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5 Excellent High-Yield Dividend Stocks to Buy

Mark R. Hake

High-yield stocks with low price-to-earnings ratios tend to do well over time. It’s also a good deal for investors when the earnings of the company are significantly higher than the dividends paid out. This allows the company to grow its dividends even further.

Beating these averages on a single basis is not that hard. But using all three criteria, it is difficult. The average dividend yield of the S&P 500 is 1.9%. The average dividend payout ratio (dividends per share divided by earnings per share) is 35%. The median P/E ratio of the S&P 500 is 14.8 times.

So finding high-yield stocks that have all three traits is actually not that easy. Part of the reason is that most high-yield stocks also tend to have high payout ratios. Their high yields may signal the fact that the market thinks that earnings do not cover the dividends. The fear is that the company will have to cut the dividend in the future.

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But I have chosen five stocks selling with dividend yields of 6%+ and with low payout ratios. The dividends of these stocks represent just 50% or so of earnings per share on a forward-looking basis. This is slightly higher than the average payout ratio of the S&P 500. But this is much better than typical high-yield stocks that have very high payout ratios. In addition, the dividend yields are three times higher than the average.

In addition, these high-yield stocks have low P/E ratios, significantly below the average.

These high-yield stocks are cheap and worth investing in over the long term. You can rely on them to continue to pay their dividends. Also, you get paid with these high-yield stocks to wait until the stock price rises.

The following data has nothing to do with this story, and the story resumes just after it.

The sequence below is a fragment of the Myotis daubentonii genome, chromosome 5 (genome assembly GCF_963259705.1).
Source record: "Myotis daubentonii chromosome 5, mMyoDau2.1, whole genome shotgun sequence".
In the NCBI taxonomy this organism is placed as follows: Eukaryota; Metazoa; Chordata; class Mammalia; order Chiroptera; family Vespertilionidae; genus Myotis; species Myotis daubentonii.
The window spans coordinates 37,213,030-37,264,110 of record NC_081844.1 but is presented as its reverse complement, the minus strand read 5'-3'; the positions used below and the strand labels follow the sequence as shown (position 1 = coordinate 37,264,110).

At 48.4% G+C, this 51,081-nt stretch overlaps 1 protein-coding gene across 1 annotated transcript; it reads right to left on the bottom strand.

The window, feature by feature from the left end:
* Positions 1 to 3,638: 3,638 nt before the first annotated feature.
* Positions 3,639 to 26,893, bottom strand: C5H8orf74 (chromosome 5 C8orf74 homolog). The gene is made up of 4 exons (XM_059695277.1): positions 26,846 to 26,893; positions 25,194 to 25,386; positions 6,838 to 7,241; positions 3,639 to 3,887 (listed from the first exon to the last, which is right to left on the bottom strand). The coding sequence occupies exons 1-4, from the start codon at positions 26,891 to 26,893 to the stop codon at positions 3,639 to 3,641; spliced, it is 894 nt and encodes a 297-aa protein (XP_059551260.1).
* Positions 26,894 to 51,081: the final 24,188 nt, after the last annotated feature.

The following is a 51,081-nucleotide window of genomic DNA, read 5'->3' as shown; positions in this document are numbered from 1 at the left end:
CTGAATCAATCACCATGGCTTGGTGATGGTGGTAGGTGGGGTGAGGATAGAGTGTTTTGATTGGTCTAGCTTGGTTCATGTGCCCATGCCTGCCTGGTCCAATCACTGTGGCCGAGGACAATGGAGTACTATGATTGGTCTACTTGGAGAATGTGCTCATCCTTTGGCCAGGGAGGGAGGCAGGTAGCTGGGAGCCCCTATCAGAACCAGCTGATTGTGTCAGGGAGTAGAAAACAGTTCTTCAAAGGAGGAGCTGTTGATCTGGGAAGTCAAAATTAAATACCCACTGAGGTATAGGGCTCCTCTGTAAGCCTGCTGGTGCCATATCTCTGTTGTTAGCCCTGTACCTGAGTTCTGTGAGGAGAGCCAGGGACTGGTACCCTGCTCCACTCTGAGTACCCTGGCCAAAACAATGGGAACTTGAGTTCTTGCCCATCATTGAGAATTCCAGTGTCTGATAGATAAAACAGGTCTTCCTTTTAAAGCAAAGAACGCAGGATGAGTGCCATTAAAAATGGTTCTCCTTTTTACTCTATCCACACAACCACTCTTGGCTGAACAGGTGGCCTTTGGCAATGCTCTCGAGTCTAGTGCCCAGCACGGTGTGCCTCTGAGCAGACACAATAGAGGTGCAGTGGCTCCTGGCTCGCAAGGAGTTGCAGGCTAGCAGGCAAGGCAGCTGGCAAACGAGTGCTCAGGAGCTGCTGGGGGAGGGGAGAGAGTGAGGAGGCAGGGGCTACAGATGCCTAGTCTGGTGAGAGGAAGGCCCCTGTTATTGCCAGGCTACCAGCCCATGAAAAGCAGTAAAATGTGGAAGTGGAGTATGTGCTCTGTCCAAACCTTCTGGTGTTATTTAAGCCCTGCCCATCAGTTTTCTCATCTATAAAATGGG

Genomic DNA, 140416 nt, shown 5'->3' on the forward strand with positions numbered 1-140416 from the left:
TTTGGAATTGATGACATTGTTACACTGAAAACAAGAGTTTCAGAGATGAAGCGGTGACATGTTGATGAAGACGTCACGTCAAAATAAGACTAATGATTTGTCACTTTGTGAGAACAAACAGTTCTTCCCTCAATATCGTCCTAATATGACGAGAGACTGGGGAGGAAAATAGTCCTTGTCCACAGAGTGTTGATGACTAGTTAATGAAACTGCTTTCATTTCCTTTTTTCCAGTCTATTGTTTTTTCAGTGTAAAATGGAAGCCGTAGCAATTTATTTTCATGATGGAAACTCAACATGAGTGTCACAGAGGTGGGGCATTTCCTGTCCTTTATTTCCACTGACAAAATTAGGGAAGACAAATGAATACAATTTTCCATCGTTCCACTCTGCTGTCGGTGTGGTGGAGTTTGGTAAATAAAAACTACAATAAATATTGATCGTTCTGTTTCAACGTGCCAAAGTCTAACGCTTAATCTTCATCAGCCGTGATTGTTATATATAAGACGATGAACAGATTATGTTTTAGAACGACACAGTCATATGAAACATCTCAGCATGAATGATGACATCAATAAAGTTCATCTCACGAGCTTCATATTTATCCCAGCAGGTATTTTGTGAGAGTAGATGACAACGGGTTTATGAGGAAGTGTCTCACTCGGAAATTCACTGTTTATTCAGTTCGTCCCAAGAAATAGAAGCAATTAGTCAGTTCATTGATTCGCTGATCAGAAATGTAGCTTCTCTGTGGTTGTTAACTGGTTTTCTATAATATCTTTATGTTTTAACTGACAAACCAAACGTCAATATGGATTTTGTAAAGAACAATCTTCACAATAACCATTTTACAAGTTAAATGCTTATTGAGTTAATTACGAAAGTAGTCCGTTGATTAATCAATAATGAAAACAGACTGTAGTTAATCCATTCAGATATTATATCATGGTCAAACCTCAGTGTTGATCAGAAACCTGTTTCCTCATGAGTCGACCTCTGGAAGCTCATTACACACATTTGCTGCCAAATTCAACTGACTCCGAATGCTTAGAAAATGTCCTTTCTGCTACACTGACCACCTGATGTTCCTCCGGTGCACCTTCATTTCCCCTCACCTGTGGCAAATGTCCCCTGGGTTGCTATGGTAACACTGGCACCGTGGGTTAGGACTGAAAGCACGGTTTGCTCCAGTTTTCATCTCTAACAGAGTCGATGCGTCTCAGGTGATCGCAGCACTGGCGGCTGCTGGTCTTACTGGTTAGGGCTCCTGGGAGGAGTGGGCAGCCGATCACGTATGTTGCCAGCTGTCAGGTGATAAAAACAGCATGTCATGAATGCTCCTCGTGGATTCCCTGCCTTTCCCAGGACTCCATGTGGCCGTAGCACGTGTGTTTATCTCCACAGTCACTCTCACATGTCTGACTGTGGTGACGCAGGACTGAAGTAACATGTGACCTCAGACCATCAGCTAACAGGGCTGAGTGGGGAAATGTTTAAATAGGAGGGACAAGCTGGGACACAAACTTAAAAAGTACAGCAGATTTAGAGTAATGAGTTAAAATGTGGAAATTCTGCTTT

High-Yield Stocks: Invesco (IVZ)

Dividend Yield: 8%

Payout Ratio: 51%

P/E Ratio: 6.4

Invesco (NYS:IVZ) is an investment manager based in Atlanta, Georgia. As of Sept. 30 its assets under management were $1,184 billion — over $1.1 trillion.

IVZ stock trades at a low price-to-earnings ratio of 6.4 — based on my calculations — and is a very high-yield stock. IVZ pays out about half its earnings in dividends.

The market has priced IVZ stock cheaply based on the flow of funds fears. Investors have been worried about the long-term outflow of funds from active investment managers like IVZ. Nevertheless, Invesco has had consistently higher AUM over each of the past 10 years.

IVZ’s dividends have been growing consistently over the past three years (+34%) and five years (+7%). Moreover, its payout ratio has been consistently between 50%-55% of its earnings.

Look for IVZ stock to follow this consistent trend. IVZ has raised its dividend for 11 years. IVZ’s dividends have plenty of room to grow given its low payout ratio history.


Meredith Corporation (MDP)

Dividend Yield: 7%

Payout Ratio: 43.6%

P/E Ratio: 6.2

Meredith Corporation (NYSE:MDP) publishes People, In-Style, Better Homes and Gardens and Martha Stewart Living. In 2018 MDP also bought Time Magazine. It also owns 17 TV stations. Meredith Corporation is recognized as the number-one magazine operator in the U.S.

MDP stock is very cheap at just 6.2 times forward earnings.

Moreover, its $2.30 dividend rate is only 43.6% of projected earnings. That is a very low payout ratio. It allows room for MDP to continue to raise its dividend.